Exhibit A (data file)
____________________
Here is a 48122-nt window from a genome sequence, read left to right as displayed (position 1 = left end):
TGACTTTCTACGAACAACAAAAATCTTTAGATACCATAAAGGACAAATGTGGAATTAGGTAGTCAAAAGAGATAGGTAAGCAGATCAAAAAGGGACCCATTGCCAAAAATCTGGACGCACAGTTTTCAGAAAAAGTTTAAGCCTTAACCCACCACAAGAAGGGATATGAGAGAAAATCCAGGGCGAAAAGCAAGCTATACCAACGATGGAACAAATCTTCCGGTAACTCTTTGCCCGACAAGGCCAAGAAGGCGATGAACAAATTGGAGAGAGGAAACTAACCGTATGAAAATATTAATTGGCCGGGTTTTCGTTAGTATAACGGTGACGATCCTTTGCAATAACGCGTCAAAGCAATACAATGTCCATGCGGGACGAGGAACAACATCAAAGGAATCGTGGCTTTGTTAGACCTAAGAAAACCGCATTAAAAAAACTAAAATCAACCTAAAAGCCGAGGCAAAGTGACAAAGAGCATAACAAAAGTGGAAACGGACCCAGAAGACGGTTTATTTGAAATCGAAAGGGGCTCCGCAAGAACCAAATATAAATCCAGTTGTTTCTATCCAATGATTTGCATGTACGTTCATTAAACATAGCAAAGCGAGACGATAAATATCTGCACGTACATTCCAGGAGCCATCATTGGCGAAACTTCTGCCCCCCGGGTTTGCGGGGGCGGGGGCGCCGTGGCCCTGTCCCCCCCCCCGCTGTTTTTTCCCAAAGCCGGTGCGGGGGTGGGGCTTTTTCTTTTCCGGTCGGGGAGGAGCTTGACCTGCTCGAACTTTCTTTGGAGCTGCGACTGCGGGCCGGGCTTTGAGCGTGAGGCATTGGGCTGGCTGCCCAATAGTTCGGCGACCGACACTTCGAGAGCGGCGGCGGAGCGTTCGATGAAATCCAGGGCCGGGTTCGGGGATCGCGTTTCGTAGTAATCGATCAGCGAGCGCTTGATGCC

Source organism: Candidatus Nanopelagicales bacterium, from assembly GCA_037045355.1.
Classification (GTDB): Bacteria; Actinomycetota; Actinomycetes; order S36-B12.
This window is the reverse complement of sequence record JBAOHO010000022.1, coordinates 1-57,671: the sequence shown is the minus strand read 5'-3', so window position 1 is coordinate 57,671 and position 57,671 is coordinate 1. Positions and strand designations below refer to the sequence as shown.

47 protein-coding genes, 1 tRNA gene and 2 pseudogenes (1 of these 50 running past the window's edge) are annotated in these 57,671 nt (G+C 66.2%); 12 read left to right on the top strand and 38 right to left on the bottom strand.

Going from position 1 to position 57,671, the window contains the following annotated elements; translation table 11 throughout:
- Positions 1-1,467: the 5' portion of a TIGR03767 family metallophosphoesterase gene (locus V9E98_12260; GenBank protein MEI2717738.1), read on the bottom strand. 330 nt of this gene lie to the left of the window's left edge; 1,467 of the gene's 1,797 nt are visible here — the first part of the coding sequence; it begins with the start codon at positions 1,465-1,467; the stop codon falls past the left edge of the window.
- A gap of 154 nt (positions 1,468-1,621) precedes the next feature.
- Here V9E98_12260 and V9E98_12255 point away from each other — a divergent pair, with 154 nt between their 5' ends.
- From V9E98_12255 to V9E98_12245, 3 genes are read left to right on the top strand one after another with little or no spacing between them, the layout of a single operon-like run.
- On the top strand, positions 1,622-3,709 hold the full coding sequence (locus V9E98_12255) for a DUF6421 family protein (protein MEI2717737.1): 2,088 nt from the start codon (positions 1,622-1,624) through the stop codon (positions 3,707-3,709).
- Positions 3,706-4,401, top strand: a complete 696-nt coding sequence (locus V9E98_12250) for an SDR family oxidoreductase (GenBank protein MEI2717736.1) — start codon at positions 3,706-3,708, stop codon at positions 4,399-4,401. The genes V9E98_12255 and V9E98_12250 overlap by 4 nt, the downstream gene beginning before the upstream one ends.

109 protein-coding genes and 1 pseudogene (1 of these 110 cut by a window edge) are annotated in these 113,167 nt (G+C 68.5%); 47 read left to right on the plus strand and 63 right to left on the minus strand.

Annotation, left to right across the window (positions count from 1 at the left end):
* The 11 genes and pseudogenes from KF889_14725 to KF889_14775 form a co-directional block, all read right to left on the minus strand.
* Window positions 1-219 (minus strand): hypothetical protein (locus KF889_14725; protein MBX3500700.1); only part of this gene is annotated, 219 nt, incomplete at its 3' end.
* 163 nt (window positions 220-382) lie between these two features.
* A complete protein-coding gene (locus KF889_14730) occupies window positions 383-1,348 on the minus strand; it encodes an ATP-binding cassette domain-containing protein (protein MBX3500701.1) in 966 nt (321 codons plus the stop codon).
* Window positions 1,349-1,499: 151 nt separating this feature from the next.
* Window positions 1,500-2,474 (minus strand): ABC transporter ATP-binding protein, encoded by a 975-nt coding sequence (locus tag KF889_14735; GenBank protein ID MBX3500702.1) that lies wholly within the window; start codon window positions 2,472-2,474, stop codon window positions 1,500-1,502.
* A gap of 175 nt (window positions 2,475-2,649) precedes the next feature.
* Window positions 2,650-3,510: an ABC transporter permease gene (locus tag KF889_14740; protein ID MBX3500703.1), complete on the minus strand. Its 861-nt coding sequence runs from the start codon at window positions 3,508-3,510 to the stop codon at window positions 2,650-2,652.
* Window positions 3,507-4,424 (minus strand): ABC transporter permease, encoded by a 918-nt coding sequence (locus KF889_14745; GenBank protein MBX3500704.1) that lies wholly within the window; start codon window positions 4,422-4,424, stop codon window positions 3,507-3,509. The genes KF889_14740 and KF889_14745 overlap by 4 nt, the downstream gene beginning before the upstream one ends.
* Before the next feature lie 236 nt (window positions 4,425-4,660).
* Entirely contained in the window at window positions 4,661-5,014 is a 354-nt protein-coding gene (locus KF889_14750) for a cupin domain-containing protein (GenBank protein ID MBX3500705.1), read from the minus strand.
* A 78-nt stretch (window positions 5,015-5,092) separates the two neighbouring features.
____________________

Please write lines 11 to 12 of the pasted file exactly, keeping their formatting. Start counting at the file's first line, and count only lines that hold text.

- From V9E98_12255 to V9E98_12245, 3 genes are read left to right on the top strand one after another with little or no spacing between them, the layout of a single operon-like run.
- On the top strand, positions 1,622-3,709 hold the full coding sequence (locus V9E98_12255) for a DUF6421 family protein (protein MEI2717737.1): 2,088 nt from the start codon (positions 1,622-1,624) through the stop codon (positions 3,707-3,709).